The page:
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Pitching yeast ( need help)

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azzwa

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Hi just wondering everyone thoughts on pitching yeast. I am about to do a lager brew and I am using a saf lager yeast should I get the temp of the wort to 12 c then sprinkle it over the top or should I hydrate the yeast then put it in as a liquid? I'm new to the brewing so any help would be good.
 

fletcher

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hey mate, welcome to brewing!

it really can vary depending on the beer/style/yeast you have, but most good yeasts have pitching instructions online - is this the one you're using?

http://www.fermentis.com/wp-content/uploads/2012/06/SGG_W34_PL.pdf

EDIT: so that link is in another language entirely...i'm trying to find an english version now...

this is from craftbrewer for W34/70

Pitching Instructions:
Re-hydrate the dry yeast into yeast cream in a stirred vessel prior to pitching. Sprinkle the dry yeast in 10 times its own weight of sterile water or wort at 23C ± 3C. Once the expected weight of dry yeast is reconstituted into cream by this method (this takes about 15 to 30 minutes), maintain a gentle stirring for another 30 minutes. Then pitch the resultant cream into the fermentation vessel.
Alternatively, pitch dry yeast directly in the fermentation vessel providing the temperature of the wort is above 20C. Progressively sprinkle the dry yeast into the wort ensuring the yeast covers all the surface of wort available in order to avoid clumps. Leave for 30 minutes and then mix the wort e.g. using aeration.
Recommended fermentation temperature: 9C – 15C, ideally 12C.
 
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Just pour 250ml of boiled water into a sanitised container, let it cool to about 25 deg celcius, pour your dry yeast in, stir with a sanitised stirry thing until all mixed, let it sit for about 15 mins and pitch into your wort. Wort temperature can be up to about low-mid 20's, then put it into your fermenting fridge and let it ferment at 12 deg c.

While it's fermenting read up on diacetyl rest.
 

mkstalen

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From my experience lagers generally take much longer to kick off. The first time I did one I was freaking out when I couldn't see anything happening on day 2. And the last time I tried a pilsner it got infected, I'm pretty sure due to under pitching.

My suggestion is buy a 2nd pack.
With your wort at room temp (low-mid 20's), sprinkle the 2 packs on top, then put it into your fermenting fridge and let it ferment at 12 deg c.

If you don't want to buy the 2nd pack read up on how to make a starter.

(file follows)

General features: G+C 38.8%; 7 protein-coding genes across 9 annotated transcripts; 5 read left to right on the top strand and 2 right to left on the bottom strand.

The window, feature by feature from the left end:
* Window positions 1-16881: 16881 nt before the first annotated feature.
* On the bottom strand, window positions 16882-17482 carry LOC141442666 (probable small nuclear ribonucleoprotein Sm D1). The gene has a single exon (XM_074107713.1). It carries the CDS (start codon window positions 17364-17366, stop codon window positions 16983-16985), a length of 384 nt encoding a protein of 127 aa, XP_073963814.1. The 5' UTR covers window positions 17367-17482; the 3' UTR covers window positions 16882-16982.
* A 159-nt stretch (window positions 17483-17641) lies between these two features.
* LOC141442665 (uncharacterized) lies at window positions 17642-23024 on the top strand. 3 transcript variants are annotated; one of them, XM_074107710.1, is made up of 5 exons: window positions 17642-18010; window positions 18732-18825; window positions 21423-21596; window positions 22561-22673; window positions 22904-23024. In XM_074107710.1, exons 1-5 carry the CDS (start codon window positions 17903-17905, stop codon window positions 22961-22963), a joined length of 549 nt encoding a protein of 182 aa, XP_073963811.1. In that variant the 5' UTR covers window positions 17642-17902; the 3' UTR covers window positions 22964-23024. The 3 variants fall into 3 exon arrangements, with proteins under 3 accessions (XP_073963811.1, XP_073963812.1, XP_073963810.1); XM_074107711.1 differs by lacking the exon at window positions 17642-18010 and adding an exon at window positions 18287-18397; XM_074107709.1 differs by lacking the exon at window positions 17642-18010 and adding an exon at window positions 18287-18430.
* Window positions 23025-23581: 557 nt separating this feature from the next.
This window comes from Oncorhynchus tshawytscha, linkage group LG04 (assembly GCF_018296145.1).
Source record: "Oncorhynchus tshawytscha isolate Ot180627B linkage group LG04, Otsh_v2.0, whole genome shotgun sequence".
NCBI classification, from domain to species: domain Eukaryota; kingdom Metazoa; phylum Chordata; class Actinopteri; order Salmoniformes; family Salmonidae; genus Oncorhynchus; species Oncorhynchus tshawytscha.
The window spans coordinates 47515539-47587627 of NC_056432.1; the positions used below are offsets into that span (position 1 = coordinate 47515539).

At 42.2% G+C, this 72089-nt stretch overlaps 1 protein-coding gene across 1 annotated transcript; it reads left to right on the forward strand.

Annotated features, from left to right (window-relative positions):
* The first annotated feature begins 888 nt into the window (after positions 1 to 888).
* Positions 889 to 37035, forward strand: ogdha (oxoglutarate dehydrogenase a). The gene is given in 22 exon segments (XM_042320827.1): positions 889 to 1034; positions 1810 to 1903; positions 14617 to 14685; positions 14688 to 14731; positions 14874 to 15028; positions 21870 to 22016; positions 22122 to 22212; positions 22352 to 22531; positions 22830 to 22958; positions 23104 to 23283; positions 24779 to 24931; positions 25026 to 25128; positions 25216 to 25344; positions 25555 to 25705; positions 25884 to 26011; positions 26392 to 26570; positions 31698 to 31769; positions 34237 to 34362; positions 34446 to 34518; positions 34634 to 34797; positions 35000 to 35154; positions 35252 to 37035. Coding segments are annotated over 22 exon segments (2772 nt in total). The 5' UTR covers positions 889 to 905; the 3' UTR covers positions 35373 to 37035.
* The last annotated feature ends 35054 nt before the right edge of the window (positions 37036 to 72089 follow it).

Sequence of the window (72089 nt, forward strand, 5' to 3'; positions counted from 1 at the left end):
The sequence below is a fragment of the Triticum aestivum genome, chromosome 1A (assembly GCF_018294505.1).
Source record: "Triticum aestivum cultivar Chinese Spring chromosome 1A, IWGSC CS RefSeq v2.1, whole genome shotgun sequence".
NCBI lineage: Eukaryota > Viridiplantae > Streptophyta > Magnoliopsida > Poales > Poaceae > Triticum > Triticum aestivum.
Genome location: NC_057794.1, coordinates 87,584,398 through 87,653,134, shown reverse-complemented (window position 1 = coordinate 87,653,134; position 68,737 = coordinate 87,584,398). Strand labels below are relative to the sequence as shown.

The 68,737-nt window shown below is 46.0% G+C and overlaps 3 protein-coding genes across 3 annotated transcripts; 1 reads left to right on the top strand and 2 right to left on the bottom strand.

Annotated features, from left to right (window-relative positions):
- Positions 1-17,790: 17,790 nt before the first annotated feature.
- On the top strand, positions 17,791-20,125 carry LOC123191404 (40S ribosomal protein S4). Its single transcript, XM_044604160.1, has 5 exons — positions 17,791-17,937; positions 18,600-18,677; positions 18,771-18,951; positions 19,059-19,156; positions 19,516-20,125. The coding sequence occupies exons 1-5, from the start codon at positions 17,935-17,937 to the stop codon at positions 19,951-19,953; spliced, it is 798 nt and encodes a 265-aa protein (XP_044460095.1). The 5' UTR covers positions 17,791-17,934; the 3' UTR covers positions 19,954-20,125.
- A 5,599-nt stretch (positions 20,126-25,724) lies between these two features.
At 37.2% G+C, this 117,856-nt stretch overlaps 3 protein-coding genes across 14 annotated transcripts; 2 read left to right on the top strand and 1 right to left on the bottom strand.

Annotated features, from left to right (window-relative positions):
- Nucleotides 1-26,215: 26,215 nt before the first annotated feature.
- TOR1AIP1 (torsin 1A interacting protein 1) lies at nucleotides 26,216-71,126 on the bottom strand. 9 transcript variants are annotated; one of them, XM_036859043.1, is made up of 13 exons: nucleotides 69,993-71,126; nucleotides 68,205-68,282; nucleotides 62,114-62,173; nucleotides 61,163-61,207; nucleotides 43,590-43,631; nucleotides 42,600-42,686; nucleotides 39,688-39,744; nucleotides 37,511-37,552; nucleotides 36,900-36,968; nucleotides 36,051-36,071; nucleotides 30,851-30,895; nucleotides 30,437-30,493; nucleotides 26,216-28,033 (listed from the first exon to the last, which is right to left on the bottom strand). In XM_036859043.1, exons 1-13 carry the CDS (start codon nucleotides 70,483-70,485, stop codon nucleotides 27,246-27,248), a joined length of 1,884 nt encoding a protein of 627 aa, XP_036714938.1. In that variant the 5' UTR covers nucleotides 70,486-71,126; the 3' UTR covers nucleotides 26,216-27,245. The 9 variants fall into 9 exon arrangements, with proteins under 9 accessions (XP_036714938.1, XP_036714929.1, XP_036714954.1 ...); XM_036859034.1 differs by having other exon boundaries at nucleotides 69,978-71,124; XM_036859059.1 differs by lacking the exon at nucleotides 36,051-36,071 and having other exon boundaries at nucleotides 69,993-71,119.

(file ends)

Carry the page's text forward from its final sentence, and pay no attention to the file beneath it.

Hippy

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As Steinberg says a second pack is definately a good idea.
Otherwise try pitching at about 22-24 degrees and keeping it there for the lag phase, which is from pitching to about 15 hours in and then dropping to a fermentation temperature of 10-13 degrees. You should get away with this as the yeast will produce minimal flavour compounds during the lag phase.
I reckon you'd be better of with a second pack of yeast, rehydrate then pitch a degree or two lower than your fermentation temp and let it slowly rise over the first 12-36 hrs until it hits the temp you want, as you will achieve a more controlled rate of growth.
Least that's what Jamil and Chris White reckon.
 

Glengine

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You could also consider making a starter if you don't have a second pack of yeast (or don't want to spend the money on one).

I've never made one personally, but from what I've read they are fairly simple, and are generally a good idea for lagers. If this isn't quite correct, hopefully someone with more experience can chime in:

The day before you brew, boil up 1L of water and add about 100g of sugar (dextrose or LDME will be fine). Boil for 10 minutes or so to make sure all sterilised. Transfer to santised container and cool to pitching temperature. Pitch the yeast and cover it (glad wrap and and rubber band would probably work well) and leave it for 24ish hours. Pitch the whole starter into your brew when it has reached pitching temperature on brew day.
 

sponge

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Glengine said:
The day before you brew, boil up 1L of water and add about 100g of sugar (dextrose or LDME will be fine). Boil for 10 minutes or so to make sure all sterilised. Transfer to santised container and cool to pitching temperature. Pitch the yeast and cover it (glad wrap and and rubber band would probably work well) and leave it for 24ish hours. Pitch the whole starter into your brew when it has reached pitching temperature on brew day.
Use LDME instead of dex for starters, and swirl/shake the starter as much as possible (whenever you walk past it) - or better yet, get a stir plate ;)
 

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